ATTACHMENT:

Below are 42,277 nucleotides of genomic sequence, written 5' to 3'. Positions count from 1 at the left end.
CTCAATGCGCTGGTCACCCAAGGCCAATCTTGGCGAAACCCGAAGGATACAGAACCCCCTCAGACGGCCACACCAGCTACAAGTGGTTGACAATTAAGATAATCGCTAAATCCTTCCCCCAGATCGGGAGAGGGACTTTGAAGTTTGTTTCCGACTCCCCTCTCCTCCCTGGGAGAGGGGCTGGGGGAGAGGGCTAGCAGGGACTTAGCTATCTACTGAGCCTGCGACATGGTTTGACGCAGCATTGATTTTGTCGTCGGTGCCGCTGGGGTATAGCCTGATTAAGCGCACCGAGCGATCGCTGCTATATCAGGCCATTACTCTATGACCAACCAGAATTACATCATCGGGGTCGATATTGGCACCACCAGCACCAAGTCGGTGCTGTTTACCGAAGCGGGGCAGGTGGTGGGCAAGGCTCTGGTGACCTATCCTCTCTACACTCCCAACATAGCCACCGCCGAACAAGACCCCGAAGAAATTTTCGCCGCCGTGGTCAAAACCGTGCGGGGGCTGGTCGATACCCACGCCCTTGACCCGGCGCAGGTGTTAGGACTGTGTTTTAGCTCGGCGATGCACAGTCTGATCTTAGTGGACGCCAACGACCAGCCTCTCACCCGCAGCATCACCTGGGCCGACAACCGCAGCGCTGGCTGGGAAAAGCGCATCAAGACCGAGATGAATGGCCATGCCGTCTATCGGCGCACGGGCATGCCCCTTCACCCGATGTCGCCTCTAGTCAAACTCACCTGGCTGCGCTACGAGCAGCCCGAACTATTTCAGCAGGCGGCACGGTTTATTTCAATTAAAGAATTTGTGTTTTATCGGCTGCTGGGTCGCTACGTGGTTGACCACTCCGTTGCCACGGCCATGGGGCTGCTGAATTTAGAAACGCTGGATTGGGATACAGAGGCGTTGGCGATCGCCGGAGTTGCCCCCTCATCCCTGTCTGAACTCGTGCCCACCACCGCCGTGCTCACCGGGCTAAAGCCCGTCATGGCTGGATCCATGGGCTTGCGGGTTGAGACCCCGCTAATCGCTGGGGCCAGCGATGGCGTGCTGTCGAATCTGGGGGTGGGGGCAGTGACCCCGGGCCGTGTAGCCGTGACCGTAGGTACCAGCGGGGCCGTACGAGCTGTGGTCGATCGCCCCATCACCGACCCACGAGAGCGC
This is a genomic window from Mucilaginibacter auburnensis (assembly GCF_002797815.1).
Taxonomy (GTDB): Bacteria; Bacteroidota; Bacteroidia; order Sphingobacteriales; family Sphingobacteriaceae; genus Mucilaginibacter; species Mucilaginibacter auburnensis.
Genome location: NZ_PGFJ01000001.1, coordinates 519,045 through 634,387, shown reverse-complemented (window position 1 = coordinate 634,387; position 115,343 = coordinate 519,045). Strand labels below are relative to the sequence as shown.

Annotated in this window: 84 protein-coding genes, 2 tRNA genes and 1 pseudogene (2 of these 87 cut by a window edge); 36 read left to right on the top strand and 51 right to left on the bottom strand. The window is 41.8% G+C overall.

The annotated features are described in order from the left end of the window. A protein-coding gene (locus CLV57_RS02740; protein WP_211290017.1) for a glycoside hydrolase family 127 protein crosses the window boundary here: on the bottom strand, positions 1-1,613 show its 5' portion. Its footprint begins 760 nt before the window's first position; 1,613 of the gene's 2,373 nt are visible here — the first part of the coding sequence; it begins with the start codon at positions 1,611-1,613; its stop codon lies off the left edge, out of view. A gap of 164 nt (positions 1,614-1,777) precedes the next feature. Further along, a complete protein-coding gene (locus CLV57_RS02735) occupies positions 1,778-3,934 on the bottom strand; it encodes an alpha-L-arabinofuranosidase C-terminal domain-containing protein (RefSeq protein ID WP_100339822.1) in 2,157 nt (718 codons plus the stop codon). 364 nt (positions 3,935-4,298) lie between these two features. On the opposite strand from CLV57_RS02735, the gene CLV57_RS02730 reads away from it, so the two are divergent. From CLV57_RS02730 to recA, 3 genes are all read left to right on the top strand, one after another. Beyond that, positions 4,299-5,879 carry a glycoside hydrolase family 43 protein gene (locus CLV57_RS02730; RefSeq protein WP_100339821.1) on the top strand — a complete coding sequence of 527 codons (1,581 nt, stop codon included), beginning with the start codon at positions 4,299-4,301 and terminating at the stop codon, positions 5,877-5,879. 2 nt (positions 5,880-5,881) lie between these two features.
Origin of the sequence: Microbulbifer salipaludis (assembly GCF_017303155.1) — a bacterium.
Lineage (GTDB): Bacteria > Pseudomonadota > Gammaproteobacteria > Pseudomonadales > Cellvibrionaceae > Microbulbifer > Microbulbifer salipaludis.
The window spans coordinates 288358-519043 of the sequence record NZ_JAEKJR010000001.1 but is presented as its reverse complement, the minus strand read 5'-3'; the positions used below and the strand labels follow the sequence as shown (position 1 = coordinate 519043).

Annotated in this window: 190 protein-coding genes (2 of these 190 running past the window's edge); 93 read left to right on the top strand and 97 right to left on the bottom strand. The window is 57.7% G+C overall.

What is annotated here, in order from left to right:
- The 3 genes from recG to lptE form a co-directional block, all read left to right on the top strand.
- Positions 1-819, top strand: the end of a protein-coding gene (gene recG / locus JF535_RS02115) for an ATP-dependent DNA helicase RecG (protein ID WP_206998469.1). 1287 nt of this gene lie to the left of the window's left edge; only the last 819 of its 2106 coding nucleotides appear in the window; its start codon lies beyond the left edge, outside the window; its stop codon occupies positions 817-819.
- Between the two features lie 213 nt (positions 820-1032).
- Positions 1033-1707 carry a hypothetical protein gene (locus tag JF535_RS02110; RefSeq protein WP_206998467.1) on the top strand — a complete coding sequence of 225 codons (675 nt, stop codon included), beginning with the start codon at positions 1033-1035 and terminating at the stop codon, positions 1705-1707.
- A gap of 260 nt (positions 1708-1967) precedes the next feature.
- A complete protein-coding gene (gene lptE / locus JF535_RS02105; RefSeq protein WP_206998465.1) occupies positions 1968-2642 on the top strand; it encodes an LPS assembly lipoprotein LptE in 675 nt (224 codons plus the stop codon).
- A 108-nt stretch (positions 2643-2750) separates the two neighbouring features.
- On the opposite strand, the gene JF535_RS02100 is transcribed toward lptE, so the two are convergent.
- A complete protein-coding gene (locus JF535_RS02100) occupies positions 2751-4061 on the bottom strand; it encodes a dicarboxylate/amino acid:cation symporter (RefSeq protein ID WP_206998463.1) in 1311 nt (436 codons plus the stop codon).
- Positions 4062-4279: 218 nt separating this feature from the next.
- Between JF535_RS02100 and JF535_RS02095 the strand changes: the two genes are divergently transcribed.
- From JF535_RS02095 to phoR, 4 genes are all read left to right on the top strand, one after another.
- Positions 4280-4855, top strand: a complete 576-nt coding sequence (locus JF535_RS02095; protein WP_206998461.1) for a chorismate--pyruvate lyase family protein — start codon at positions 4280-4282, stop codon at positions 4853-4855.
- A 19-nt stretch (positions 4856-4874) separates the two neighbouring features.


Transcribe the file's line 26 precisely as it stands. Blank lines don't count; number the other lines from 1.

- A 19-nt stretch (positions 4856-4874) separates the two neighbouring features.